You’re determined to get to the bottom of that itch, even if you have to scratch your way through every potential trigger. People with eczema go through periods of remission and flare-ups. One of the best ways to manage eczema is to figure out what your triggers are so you can spend more time in remission.

It’s possible that your eczema symptoms get worse after you eat gluten. Here’s how to figure out if gluten is behind your eczema flare-ups and what to do about it.

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Gluten is made up of many proteins found in wheat, rye, and barley. It provides structure for bread and baked goods and is added to processed foods for better texture, moisture, and flavor.

While wheat-based products are an obvious source of gluten, it may also be hiding in processed meat and meat substitutes, condiments, seasonings, sweets, and other products.

Oats don’t naturally contain gluten, but they can become contaminated with it during processing, so it’s important to buy oats that are labeled “gluten-free” if you need to avoid it.

The pervasive presence of gluten can be a real problem if you’re allergic or sensitive to it.

There seems to be a relationship between food allergy and skin problems. About one-third of children with atopic dermatitis (another name for eczema) have food allergies too. Allergies to peanuts, eggs, and milk are the most common.

Both atopic dermatitis (AD) and food allergies are associated with skin barrier dysfunction. Researchers have observed that the skin of children with AD and food allergies is different from the skin of children who just have AD.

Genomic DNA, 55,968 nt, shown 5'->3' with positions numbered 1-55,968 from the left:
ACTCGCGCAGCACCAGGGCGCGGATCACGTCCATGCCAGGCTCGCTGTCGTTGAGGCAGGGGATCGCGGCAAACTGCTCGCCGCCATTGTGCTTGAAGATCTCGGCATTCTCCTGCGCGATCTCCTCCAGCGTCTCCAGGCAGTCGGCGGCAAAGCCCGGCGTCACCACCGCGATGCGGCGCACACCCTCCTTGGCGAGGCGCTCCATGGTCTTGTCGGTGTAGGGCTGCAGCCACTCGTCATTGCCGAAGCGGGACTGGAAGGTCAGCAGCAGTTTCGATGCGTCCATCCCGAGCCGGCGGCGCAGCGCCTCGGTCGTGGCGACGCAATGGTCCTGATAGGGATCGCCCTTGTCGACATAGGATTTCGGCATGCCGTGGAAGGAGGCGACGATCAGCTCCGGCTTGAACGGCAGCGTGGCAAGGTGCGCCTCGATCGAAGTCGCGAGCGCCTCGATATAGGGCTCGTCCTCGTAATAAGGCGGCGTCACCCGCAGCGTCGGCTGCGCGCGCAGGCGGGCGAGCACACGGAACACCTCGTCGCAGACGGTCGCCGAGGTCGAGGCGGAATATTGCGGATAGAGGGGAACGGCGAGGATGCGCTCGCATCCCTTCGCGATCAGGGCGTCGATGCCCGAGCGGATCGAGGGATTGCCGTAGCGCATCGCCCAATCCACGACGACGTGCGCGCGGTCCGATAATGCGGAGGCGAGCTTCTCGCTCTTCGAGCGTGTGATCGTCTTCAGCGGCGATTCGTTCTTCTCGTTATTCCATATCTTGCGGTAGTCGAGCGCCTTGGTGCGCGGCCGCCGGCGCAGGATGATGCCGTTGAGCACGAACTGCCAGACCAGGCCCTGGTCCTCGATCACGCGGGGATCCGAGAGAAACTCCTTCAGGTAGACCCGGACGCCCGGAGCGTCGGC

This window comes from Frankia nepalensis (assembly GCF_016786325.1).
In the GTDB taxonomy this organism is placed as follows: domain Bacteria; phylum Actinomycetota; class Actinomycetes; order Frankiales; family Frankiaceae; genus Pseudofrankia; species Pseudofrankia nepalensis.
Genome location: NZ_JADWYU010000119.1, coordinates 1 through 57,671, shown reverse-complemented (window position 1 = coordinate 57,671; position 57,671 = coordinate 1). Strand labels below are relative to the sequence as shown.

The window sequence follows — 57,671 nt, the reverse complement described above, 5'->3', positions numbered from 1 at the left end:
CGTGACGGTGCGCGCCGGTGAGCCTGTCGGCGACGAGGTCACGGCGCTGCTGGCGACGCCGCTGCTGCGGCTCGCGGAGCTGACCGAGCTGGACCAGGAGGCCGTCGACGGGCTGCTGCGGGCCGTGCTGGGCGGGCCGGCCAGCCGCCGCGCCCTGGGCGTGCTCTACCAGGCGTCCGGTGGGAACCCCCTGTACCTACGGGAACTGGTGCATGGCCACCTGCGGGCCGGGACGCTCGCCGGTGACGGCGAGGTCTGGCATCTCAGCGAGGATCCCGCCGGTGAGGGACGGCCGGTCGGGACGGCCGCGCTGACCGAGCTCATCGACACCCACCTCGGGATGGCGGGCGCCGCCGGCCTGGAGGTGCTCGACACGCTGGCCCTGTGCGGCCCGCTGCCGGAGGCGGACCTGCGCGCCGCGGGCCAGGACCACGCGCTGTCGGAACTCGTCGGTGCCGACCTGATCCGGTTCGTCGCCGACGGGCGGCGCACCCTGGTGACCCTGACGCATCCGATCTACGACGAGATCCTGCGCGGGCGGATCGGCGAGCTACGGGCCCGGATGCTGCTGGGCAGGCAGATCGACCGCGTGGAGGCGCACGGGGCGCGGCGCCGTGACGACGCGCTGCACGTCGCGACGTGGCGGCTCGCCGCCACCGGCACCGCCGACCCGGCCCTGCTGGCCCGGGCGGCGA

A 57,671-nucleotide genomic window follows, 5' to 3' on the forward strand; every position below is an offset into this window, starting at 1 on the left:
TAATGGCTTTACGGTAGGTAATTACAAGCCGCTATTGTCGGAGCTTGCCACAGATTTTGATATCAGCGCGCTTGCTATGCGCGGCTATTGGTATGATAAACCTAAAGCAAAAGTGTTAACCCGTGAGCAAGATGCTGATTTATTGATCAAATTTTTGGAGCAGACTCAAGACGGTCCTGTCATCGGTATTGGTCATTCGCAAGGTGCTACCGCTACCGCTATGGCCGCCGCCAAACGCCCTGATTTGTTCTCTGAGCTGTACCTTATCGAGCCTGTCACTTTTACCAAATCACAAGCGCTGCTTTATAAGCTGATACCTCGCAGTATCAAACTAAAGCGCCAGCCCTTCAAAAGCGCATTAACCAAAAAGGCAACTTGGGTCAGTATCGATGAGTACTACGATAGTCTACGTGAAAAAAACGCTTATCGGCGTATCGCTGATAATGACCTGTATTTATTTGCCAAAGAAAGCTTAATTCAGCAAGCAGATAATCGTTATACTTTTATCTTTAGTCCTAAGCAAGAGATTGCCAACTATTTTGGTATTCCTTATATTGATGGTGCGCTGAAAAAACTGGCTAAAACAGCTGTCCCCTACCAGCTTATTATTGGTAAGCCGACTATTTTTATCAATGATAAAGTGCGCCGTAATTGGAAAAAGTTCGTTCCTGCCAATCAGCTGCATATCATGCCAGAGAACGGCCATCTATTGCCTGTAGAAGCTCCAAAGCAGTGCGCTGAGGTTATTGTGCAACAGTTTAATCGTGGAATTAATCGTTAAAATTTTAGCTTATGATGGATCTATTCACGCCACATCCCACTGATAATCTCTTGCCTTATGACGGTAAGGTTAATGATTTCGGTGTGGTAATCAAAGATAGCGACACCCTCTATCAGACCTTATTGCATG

However, in a 2020 analysis of studies totaling more than 63,000 participants, researchers found no relationship between amount of gluten eaten and risk of AD.

Only small, uncontrolled studies have found a link between gluten consumption and eczema. That doesn’t mean there’s not a connection, just that there’s not enough research to support the theory.

Eczema is a chronic condition that makes your skin irritated, inflamed, and itchy. Your skin may also be red, swollen, cracked, weeping, crusty, or scaly.

The condition often begins in childhood. The cause is unknown, but skin care, stress management, medical treatment, and cool temperatures can help reduce your symptoms.

People with eczema will often have other health problems such as other skin conditions, asthma, environmental allergies, food allergies, depression, anxiety, or sleep issues.

Triggers of eczema flares can differ from person to person. Some common triggers are:

  • stress
  • dry skin
  • metals like nickel
  • soaps and cleaners
  • fragrances
  • cigarette smoke
  • irritating fabrics
  • antibacterial ointment
  • formaldehyde

Celiac disease and eczema seem to go together

Celiac disease is an autoimmune disease. Folks who live with this condition experience intestinal damage when they eat gluten. Symptoms include: